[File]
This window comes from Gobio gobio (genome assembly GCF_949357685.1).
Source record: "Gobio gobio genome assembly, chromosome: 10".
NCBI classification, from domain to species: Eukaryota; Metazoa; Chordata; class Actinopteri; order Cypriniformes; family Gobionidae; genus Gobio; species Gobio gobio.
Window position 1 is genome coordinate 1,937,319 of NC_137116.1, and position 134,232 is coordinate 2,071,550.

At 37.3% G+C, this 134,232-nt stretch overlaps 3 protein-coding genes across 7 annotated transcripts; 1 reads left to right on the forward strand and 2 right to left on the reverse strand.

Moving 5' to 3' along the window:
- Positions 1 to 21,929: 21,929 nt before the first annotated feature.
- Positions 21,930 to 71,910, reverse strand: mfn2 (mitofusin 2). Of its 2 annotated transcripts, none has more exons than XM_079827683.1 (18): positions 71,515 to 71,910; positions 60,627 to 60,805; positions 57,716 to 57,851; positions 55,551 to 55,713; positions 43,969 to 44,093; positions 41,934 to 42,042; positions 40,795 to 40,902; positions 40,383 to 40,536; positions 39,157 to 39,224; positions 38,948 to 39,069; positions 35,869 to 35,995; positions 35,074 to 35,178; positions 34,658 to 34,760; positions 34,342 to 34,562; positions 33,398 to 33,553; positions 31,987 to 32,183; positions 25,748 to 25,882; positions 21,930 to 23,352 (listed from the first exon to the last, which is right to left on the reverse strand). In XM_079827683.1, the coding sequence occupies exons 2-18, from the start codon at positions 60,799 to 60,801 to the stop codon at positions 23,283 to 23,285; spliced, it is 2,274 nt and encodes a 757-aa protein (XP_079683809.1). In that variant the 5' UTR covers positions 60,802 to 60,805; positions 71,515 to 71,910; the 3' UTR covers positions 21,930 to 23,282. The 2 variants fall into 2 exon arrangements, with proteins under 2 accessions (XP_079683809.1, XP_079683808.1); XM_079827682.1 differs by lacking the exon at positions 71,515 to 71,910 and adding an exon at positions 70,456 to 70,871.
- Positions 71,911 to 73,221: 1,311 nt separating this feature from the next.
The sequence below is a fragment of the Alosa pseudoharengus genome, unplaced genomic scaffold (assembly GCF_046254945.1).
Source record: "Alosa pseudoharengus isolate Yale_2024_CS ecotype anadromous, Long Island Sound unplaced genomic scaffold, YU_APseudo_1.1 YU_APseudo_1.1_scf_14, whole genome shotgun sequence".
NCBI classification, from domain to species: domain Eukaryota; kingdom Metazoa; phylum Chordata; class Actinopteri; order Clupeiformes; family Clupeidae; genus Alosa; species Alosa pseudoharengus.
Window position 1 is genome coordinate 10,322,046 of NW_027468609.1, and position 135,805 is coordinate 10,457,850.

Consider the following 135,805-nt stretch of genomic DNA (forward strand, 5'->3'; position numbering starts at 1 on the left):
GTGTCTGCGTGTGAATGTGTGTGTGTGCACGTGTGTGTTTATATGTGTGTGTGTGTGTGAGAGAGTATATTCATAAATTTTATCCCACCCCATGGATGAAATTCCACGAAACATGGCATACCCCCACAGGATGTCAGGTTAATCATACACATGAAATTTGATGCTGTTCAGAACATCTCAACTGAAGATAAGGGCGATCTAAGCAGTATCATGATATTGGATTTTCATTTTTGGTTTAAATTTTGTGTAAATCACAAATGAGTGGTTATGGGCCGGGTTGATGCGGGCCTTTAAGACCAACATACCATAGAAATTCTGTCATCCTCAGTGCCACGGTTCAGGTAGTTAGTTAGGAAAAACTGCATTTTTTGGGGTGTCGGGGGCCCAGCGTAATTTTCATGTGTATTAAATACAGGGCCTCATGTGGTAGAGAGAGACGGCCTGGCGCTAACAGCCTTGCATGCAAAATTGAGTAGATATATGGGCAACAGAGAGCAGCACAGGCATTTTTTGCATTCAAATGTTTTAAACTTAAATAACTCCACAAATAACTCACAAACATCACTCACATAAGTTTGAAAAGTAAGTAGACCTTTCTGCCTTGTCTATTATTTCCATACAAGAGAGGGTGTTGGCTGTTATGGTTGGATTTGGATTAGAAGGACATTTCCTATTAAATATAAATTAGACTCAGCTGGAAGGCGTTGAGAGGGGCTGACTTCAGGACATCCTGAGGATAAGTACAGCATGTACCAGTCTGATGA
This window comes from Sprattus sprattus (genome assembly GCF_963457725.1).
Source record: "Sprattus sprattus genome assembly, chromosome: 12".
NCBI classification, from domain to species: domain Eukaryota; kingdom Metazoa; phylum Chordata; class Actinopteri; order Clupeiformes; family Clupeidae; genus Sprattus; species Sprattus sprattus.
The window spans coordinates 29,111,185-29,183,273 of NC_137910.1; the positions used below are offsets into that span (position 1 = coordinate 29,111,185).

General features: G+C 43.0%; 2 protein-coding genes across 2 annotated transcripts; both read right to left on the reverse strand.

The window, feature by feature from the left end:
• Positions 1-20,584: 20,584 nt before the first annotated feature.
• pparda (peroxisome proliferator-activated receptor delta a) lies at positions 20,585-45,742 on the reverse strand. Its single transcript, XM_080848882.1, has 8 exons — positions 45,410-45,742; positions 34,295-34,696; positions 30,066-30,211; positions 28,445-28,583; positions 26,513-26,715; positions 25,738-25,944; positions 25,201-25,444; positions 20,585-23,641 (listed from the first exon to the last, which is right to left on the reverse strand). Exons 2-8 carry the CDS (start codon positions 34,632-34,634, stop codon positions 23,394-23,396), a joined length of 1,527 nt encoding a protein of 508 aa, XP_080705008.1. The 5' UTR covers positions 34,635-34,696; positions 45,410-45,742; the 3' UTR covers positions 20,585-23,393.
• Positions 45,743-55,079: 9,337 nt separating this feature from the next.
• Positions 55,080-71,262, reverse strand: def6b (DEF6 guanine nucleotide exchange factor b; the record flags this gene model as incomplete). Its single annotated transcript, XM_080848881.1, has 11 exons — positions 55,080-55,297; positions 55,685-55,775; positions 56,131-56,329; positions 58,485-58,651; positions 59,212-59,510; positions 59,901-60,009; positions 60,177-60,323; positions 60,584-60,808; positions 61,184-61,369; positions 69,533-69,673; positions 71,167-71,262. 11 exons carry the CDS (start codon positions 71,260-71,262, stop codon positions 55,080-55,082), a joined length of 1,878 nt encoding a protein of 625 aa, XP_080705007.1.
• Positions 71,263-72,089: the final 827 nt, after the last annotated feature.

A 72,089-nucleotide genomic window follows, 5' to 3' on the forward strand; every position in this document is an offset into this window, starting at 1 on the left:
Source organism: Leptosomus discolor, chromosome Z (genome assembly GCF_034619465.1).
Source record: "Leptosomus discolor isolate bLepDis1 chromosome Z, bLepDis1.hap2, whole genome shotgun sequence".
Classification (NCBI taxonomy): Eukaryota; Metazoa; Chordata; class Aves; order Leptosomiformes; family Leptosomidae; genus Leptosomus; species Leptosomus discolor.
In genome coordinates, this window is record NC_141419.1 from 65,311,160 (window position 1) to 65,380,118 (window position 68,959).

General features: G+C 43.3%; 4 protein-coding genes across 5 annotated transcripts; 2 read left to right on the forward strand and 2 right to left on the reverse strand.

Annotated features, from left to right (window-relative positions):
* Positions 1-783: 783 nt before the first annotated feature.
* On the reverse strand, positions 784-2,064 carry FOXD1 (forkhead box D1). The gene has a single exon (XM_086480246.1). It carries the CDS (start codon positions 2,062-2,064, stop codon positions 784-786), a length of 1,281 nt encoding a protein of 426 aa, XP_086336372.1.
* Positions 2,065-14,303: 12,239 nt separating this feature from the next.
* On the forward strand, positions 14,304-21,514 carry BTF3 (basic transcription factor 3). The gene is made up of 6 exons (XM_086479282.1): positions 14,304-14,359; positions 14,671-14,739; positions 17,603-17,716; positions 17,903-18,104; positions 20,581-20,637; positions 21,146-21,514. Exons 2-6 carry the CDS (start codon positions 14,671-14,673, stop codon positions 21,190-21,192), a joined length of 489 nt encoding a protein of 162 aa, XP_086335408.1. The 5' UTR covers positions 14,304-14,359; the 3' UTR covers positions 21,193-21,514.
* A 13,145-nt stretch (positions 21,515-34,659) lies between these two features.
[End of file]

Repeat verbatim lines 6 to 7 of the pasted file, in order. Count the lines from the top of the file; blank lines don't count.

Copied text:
Moving 5' to 3' along the window:
- Positions 1 to 21,929: 21,929 nt before the first annotated feature.